Germany reaffirms commitment to FCAS amidst speculation of withdrawal


Amidst recent speculation and media reports suggesting a potential withdrawal from the Future Combat Air System or FCAS project, Germany has reaffirmed its commitment to the joint endeavor with France and Spain.

On November 1, 2023, the British newspaper The Times, citing sources close to Germany’s Federal Chancellor Olaf Scholz, reported that Germany was contemplating leaving the Future Combat Air System or FCAS project with France and Spain and instead joining the British-led Tempest program, recently renamed Global Combat Air Programme (GCAP).

According to this media report, the withdrawal would be considered because of an alleged slowness of the Franco-Spanish-German program compared to its British-led counterpart. Additionally, the Chancellor was dissatisfied with what he perceived as preferential treatment for the French aerospace industry.

However, on November 3, 2023, the German Ministry of Defense (MoD) denied any such withdrawal, emphasizing that they are still dedicated to the project.

“Germany is sticking to the joint project with France and Spain,” a German MoD spokesperson told Breaking Defense. “Media reports that Germany is pulling out are false. The first demonstrator is currently being built. We are on the right track here and will continue on this path.”

After a year-long stalemate, Dassault and Airbus finally reached an agreement for phase 1B of the FCAS on December 1, 2022. This phase will see manufacturers develop a technology demonstrator of the ‘system of systems’ built around a sixth-generation fighter jet known as the Next Generation Fighter (NGF).

A ‘loyal wingman’ for the FCAS

General Ingo Gerhartz, the head of the Luftwaffe (the German Air Force) further reinforced Germany’s commitment to the FCAS program and expressed a desire to accelerate specific subprograms, particularly the unmanned components, known as ‘remote carriers,’ that will aid the NGF in carrying out an array of missions, including electronic warfare, reconnaissance, decoy operations, and even saturation attacks.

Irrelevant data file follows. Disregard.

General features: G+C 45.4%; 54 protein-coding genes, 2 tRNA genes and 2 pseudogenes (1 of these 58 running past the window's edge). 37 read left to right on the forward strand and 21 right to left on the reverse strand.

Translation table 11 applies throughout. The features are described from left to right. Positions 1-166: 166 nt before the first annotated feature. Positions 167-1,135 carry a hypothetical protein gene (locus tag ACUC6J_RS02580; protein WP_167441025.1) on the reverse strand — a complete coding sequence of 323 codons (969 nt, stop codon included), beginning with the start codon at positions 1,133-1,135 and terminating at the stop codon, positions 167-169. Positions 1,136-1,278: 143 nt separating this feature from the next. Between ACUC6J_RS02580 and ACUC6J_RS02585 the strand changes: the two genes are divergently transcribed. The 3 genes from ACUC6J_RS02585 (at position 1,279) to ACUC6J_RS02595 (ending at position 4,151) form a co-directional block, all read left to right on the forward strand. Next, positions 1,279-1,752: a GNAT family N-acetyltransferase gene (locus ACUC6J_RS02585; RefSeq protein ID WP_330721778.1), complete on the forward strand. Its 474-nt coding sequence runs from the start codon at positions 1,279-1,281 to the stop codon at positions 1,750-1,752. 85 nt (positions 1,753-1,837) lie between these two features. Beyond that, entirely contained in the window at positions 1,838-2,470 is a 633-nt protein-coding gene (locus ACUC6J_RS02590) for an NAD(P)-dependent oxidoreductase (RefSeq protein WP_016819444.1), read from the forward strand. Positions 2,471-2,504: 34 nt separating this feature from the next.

“We can have remote carriers out of that project much much earlier,” General Gerhartz told Defense News.

As it stands, Airbus Defence and Space was given the leadership of pillar 3 of the FCAS, in collaboration with the European missile maker MBDA. Recoverable Remote Carriers (RRC) are being developed by Airbus, while Expendable Remote Carriers (ERC) are under the leadership of MBDA.

Furthermore, General Gerhartz expressed a desire to expedite the development of a combat drone that could serve as a ‘loyal wingman’ to the NGF. To do this, the three nations could leverage several technological solutions developed by the manufacturers involved in the FCAS.

On November 5, 2019, Airbus Defence and Space unveiled the existence of its “Low Observable UAV Testbed”, or LOUT, a secret program for the German MoD that started in 2007.

Dassault Aviation has also been working on such a drone for several years, with the nEUROn stealth combat drone demonstrator. This program, which saw the demonstrator take off for its maiden flight in 2012, involved six European countries in the development, including France and Spain.

In its next military programming law (LPM) for the 2024-2030 period, France already notified “the development of “the development of a drone accompanying the Rafale, resulting from the work of the nEUROn demonstrator.”

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